‘The turn of the Screw’

by Ann-Marie Peckham

If the title made you think that today’s blog was going to be about the ghost story published by Henry James in 1898 I’m sorry to disappoint you. It’s actually about the wooden Archimedes screw found in our superstore (while not as scary as James’ story, this IS just as interesting…I promise!)

Archimedes (c.287-212 BC)

The screw takes its name from Archimedes (c.287-212 BC), a scientist and engineer from Syracuse, Sicily, which at this time was part of Magna Graecia (Greater Greece). Archimedean screws were originally used to move water from a lower level to a higher level. This was done by basically what is a giant corkscrew entwined around a central cylindrical shaft which was inside a hollow pipe. Once the end of the screw was placed in the ground or water a turning handle was used to push the screw down and scoop up the contents which would be sent back up the screw itself until it poured out the top. These devices were used to  help irrigate crops, drain water from mines and from the bilges of ships.

How an Archimedes screw works

Much later, the artist and inventor Leonardo Da Vinci (1452-1519) worked on improving the Archimedean screw in the hope that he would be able to create devices that had continual motion. He hoped to do this by pouring water in the top of the screw to force it to constantly turn (see picture below).

Da Vinci's Improvements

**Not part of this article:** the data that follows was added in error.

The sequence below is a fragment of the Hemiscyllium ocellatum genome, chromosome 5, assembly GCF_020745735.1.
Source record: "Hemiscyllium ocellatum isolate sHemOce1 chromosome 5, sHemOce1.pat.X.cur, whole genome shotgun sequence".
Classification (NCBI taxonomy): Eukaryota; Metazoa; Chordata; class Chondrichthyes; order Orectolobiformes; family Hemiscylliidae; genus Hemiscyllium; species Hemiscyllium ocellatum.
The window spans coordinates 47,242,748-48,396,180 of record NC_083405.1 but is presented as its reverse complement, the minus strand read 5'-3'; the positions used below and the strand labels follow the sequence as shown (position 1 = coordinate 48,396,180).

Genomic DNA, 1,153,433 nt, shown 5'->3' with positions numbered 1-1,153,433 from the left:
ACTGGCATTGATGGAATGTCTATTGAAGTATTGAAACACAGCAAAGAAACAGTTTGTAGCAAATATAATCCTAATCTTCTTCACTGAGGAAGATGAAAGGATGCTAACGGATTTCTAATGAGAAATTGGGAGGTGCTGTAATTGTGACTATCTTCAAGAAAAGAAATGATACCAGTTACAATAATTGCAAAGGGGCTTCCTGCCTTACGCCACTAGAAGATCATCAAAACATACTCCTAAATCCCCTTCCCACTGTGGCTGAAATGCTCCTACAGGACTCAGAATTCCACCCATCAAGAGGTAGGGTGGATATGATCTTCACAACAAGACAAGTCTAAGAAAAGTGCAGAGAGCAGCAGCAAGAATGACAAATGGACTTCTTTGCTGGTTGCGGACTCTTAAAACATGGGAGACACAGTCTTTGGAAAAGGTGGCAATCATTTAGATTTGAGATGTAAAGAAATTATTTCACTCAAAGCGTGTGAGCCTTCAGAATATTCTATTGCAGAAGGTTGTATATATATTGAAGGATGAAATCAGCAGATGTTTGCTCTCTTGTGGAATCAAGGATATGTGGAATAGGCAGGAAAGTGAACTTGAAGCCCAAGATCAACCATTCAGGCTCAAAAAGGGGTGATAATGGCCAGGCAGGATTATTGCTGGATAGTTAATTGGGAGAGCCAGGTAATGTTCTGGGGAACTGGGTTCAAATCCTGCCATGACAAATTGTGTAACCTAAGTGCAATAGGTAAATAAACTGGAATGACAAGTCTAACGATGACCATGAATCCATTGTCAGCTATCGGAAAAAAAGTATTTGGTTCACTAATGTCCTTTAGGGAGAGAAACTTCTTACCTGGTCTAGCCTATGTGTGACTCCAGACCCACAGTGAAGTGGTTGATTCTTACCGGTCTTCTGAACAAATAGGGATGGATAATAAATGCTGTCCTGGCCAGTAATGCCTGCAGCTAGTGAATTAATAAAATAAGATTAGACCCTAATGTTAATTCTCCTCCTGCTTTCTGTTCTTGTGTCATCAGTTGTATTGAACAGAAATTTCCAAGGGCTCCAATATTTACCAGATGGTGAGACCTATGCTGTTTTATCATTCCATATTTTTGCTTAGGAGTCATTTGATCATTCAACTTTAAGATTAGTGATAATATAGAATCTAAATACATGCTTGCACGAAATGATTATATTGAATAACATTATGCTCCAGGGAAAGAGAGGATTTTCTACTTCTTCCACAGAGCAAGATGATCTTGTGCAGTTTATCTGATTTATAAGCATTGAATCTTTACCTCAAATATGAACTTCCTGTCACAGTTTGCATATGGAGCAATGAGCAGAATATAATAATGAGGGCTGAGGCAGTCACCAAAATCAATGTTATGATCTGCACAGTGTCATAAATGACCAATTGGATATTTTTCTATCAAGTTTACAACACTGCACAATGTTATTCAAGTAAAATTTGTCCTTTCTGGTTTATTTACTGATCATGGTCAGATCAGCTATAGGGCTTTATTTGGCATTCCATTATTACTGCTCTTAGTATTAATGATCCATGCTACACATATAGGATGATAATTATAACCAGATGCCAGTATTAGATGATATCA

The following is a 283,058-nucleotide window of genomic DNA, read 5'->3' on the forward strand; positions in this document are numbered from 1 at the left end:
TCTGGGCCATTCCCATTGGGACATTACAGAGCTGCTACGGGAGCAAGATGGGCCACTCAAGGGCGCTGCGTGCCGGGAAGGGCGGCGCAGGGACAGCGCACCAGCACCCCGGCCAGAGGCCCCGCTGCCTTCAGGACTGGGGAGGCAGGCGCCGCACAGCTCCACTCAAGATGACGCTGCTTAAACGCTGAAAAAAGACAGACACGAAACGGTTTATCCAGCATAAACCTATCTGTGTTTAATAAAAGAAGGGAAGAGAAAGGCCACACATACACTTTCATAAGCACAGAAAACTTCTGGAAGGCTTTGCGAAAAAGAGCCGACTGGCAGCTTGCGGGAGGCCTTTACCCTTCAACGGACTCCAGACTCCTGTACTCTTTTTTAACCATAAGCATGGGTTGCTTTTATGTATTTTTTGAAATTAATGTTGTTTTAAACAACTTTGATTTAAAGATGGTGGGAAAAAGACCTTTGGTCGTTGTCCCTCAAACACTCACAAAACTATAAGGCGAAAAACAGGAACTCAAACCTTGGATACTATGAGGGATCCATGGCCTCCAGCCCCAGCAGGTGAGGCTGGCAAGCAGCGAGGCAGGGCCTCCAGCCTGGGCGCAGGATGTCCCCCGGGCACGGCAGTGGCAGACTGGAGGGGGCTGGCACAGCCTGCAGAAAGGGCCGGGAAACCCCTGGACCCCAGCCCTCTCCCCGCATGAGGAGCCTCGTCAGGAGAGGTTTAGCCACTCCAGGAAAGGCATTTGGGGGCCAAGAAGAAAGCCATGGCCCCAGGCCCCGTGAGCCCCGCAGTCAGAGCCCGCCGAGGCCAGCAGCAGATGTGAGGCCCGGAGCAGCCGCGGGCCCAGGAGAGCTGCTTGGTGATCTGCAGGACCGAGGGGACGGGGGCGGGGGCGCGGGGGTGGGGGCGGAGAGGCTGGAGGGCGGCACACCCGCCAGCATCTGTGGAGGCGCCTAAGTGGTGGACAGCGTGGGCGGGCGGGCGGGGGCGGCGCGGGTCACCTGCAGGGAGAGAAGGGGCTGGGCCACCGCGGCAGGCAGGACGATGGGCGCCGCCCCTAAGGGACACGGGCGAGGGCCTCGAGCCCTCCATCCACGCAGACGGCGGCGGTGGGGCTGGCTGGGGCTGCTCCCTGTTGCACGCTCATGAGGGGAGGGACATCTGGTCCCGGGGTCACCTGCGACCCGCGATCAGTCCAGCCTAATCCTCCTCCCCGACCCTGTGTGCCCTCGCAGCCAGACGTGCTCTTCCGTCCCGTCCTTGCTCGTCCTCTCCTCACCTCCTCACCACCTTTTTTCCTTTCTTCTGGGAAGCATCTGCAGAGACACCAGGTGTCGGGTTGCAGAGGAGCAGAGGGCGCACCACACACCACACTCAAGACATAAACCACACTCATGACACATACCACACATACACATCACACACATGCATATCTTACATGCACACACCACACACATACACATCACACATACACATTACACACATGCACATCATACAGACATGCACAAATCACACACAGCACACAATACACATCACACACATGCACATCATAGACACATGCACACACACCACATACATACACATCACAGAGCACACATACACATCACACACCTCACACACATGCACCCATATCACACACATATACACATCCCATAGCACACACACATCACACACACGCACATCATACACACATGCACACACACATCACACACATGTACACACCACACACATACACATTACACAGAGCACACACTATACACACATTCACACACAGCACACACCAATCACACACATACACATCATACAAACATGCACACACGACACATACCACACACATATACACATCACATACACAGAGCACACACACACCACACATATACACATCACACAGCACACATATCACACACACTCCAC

Da Vinci hoped that this would ultimately help with the running of machinery and the lifting of heavy items. Sadly, in 1500 he stopped his experiments feeling they were unachievable and so he never realised his dream which is in fact in use today! In recent times screws like the one in our Superstore were used for reclaiming waterlogged land in the Netherlands and helping restabilising the Leaning tower of Pisa!

Our Archimedes Screw used at Dilham Brickworks.

Our Archimedes Screw used at Dilham Brickworks.

While the screw in our Superstores does not date from the time of Archimedes or Da Vinci it is no less important! Measuring 13ft 6 inches, angled at roughly 30 degrees and driven by a steam engine, it was used for raising water from a pit to the clay beds at Dilham Brick works, near North Walsham, which closed around 1920.

Fact of the Day!  The principle used in an Archimedes screw is also used in Chocolate fountains!

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3 Responses to ‘The turn of the Screw’

  1. Zach Liollio says:

    I would love some more information about these screws. We found an extant one abandoned in a rice field in South Carolina. I have photos of it if you’re interested; probably from the 1880’s or 90’s.

    Like

    • I’m afraid we don’t have any more information than what the blog can offer at the moment. If you’re ever in Norfolk come along to the Norfolk Collections Centre and you can see the Archimedes Screw in its full glory! We’re open 16th-20th Feb.

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